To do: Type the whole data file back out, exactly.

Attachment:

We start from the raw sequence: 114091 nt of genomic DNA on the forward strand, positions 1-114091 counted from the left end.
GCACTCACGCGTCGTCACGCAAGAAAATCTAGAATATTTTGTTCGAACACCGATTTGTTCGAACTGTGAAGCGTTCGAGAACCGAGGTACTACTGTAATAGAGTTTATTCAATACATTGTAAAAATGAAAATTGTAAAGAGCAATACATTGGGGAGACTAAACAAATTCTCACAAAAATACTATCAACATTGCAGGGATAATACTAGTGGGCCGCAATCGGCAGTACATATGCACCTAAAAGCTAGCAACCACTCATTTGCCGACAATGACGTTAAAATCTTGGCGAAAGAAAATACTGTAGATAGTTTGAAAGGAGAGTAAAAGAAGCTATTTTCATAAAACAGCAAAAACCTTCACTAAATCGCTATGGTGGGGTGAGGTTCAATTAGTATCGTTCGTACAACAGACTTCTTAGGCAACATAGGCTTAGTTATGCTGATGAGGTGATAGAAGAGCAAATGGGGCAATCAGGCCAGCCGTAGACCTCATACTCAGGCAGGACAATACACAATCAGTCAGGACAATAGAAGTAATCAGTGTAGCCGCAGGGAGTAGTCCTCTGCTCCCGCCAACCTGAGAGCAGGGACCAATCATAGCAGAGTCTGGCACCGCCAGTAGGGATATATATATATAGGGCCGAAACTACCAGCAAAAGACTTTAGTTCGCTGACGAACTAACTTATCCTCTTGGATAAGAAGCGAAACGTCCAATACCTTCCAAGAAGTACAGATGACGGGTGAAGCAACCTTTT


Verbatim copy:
We start from the raw sequence: 114091 nt of genomic DNA on the forward strand, positions 1-114091 counted from the left end.
GCACTCACGCGTCGTCACGCAAGAAAATCTAGAATATTTTGTTCGAACACCGATTTGTTCGAACTGTGAAGCGTTCGAGAACCGAGGTACTACTGTAATAGAGTTTATTCAATACATTGTAAAAATGAAAATTGTAAAGAGCAATACATTGGGGAGACTAAACAAATTCTCACAAAAATACTATCAACATTGCAGGGATAATACTAGTGGGCCGCAATCGGCAGTACATATGCACCTAAAAGCTAGCAACCACTCATTTGCCGACAATGACGTTAAAATCTTGGCGAAAGAAAATACTGTAGATAGTTTGAAAGGAGAGTAAAAGAAGCTATTTTCATAAAACAGCAAAAACCTTCACTAAATCGCTATGGTGGGGTGAGGTTCAATTAGTATCGTTCGTACAACAGACTTCTTAGGCAACATAGGCTTAGTTATGCTGATGAGGTGATAGAAGAGCAAATGGGGCAATCAGGCCAGCCGTAGACCTCATACTCAGGCAGGACAATACACAATCAGTCAGGACAATAGAAGTAATCAGTGTAGCCGCAGGGAGTAGTCCTCTGCTCCCGCCAACCTGAGAGCAGGGACCAATCATAGCAGAGTCTGGCACCGCCAGTAGGGATATATATATATAGGGCCGAAACTACCAGCAAAAGACTTTAGTTCGCTGACGAACTAACTTATCCTCTTGGATAAGAAGCGAAACGTCCAATACCTTCCAAGAAGTACAGATGACGGGTGAAGCAACCTTTT